Posted by Joseph Duemer at 3:14 PM.
Sunday, April 27, 2003
"'If the Supreme Court says that you have the right to consensual (gay) sex within your home, then you have the right to bigamy, you have the right to polygamy, you have the right to incest, you have the right to adultery. You have the right to anything', Santorum said in an interview published on Monday by the Associated Press."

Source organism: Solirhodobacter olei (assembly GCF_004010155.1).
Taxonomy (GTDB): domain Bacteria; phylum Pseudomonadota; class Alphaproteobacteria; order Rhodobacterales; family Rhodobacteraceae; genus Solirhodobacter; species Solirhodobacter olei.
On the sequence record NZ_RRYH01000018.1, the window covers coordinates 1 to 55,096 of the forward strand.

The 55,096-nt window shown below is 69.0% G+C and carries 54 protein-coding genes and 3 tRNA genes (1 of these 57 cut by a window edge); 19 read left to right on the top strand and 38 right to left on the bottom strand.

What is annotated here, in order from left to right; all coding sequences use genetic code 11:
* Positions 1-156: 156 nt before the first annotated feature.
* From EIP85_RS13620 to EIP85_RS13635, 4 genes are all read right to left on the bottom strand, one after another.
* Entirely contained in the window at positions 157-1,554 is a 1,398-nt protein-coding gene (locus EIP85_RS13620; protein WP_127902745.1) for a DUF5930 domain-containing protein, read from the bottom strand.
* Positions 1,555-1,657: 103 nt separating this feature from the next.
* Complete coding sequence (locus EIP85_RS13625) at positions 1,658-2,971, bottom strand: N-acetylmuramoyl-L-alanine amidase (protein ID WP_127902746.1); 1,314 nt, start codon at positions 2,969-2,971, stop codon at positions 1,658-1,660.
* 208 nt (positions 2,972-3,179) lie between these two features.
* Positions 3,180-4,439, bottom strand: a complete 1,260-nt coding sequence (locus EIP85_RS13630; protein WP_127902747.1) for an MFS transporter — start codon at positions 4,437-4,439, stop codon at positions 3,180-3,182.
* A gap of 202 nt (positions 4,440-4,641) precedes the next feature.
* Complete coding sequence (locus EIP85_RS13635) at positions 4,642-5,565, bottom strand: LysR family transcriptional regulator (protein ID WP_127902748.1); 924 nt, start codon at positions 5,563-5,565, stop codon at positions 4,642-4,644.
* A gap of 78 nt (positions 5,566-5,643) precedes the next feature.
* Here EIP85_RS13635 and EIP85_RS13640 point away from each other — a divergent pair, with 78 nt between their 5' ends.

One can admire the logical consistency of the Senator's position. Bear with me--there's actually a great insight about the nature of sexuality here, though the Senator has it inside out. The problem with the logical consistency in this case is its divorce from historical, legal & political reality, but the insight that lit up the Senator's cortex is that once you admit that sex is a pleasure removed from strictly biological processes, then anything goes. (Once you admit that sex is "socially constructed," which Santorum does, implicitly, by rationalizing his homophobia as a defense of marriage, that most socially constructed & variable human institution.) Even "man on dog," to use the solon's memorable language. Freedom is dangerous, Santorum is right in this, but he leaps to the wrong conclusion & his leap is motivated by the fear of sex as pleasure & the desire to impose state control over private behavior. It is a fear that generates all kind of emotional & thus political static, spinning fantasies of fecund welfare queens & hipster sex dens that bear no relation to reality, but rev up social anxieties & the fear of freedom. The philosophical problem is how, once sex is admitted to be pleasurable, does one prevent this from becoming a license for abuse. The answer is simple, really & mostly straightforward in practice. The key is consent. In any reasonable sense of the word consent, animals cannot consent to sex with humans; spouses married illegally & secretly cannot consent to the arrangement; children cannot consent to sex with parents; children cannot in most cases consent to sex with adults; but adults of the same gender can easily & naturally consent to sex with each other. But the Senator is right, once the state sanctions gay sexual pleasure, all sorts of freedoms might blossom. And that would be intolerable to men like Senator Santorum. Pleasure is dangerous to power. Poetry is pleasure.